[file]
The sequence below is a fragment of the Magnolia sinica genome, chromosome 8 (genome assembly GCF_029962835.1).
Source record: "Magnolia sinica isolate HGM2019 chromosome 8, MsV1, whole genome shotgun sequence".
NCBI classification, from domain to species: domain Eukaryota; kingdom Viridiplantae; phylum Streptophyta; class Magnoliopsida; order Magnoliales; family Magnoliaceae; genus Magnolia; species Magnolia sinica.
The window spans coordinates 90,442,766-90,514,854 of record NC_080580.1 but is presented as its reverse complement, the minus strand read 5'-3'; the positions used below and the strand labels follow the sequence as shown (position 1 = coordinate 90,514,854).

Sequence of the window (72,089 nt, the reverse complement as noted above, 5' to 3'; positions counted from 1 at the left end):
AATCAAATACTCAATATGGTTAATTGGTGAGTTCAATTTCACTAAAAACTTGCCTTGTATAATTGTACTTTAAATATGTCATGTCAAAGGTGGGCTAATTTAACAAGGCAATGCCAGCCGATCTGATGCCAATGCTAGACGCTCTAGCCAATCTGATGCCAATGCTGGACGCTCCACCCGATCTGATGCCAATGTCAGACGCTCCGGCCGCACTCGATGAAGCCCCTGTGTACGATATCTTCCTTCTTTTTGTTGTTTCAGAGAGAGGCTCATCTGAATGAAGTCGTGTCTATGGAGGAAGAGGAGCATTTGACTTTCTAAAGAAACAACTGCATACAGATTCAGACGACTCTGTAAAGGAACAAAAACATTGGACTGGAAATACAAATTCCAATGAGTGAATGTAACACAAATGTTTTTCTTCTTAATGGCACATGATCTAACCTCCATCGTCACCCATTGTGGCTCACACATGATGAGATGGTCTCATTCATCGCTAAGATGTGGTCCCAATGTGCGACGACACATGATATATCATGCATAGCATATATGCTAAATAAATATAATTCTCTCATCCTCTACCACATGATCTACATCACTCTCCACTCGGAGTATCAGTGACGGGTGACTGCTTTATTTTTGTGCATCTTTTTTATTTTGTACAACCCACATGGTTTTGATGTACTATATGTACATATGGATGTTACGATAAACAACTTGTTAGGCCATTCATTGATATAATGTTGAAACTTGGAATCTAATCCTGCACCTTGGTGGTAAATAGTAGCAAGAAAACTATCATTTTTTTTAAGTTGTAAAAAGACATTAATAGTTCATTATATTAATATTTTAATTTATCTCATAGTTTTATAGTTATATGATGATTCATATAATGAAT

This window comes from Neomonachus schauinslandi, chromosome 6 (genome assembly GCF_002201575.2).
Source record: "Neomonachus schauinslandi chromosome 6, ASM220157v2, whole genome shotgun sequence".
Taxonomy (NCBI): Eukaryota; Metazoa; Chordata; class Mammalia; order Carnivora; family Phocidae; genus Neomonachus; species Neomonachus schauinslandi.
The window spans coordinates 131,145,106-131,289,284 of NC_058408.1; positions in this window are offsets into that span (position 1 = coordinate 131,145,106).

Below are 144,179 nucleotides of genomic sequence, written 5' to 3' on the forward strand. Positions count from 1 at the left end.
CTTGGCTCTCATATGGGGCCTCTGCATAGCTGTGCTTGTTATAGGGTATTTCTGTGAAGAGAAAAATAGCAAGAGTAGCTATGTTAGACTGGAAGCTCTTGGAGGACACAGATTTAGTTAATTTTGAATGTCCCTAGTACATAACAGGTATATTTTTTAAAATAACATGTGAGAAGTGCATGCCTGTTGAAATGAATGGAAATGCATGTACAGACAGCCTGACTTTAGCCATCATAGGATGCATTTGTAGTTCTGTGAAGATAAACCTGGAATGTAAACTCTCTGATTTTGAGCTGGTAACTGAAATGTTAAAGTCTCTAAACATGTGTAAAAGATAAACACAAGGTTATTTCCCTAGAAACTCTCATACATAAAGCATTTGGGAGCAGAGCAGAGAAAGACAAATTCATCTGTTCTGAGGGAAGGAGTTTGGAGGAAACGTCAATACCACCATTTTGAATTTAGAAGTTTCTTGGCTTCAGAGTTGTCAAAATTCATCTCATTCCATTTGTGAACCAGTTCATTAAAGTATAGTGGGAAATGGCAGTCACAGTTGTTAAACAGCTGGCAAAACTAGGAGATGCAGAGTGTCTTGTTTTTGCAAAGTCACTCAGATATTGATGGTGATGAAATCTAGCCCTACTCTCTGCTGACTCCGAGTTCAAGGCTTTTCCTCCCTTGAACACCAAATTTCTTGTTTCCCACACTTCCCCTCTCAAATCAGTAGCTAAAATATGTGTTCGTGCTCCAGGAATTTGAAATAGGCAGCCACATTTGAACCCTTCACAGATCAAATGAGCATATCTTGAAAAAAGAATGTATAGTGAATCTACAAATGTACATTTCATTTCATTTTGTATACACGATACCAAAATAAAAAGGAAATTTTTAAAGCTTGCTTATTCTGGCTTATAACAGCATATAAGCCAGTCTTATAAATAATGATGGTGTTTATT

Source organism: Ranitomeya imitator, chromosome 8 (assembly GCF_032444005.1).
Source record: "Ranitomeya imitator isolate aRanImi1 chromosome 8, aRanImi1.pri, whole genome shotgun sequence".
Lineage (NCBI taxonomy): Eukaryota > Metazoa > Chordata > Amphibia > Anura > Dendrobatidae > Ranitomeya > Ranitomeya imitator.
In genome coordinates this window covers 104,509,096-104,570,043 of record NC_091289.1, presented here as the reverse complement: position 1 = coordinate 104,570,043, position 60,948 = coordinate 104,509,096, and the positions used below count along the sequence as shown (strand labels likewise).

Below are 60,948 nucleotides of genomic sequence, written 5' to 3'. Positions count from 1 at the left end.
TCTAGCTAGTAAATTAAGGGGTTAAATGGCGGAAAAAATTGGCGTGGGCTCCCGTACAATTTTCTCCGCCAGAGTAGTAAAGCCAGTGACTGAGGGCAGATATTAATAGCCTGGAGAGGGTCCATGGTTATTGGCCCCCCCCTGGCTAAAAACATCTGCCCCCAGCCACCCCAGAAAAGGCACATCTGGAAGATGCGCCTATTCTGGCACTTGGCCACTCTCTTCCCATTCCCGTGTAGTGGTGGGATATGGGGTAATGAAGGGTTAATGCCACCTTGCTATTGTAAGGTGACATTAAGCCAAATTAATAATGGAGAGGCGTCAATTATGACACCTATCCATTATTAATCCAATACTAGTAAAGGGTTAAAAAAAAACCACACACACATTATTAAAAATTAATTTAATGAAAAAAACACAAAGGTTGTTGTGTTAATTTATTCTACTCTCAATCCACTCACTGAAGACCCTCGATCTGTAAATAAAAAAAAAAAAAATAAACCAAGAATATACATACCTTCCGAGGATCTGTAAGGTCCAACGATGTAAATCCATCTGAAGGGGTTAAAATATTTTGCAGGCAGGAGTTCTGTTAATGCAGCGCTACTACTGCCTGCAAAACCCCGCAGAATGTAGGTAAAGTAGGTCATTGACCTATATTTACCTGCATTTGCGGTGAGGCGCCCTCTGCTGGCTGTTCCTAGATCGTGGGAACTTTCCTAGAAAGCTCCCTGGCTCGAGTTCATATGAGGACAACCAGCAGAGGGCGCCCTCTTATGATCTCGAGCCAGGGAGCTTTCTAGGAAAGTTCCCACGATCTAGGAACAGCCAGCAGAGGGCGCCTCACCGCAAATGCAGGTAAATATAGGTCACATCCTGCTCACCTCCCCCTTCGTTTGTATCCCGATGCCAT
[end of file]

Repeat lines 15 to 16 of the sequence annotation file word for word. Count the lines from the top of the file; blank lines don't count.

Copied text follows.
Lineage (NCBI taxonomy): Eukaryota > Metazoa > Chordata > Amphibia > Anura > Dendrobatidae > Ranitomeya > Ranitomeya imitator.
In genome coordinates this window covers 104,509,096-104,570,043 of record NC_091289.1, presented here as the reverse complement: position 1 = coordinate 104,570,043, position 60,948 = coordinate 104,509,096, and the positions used below count along the sequence as shown (strand labels likewise).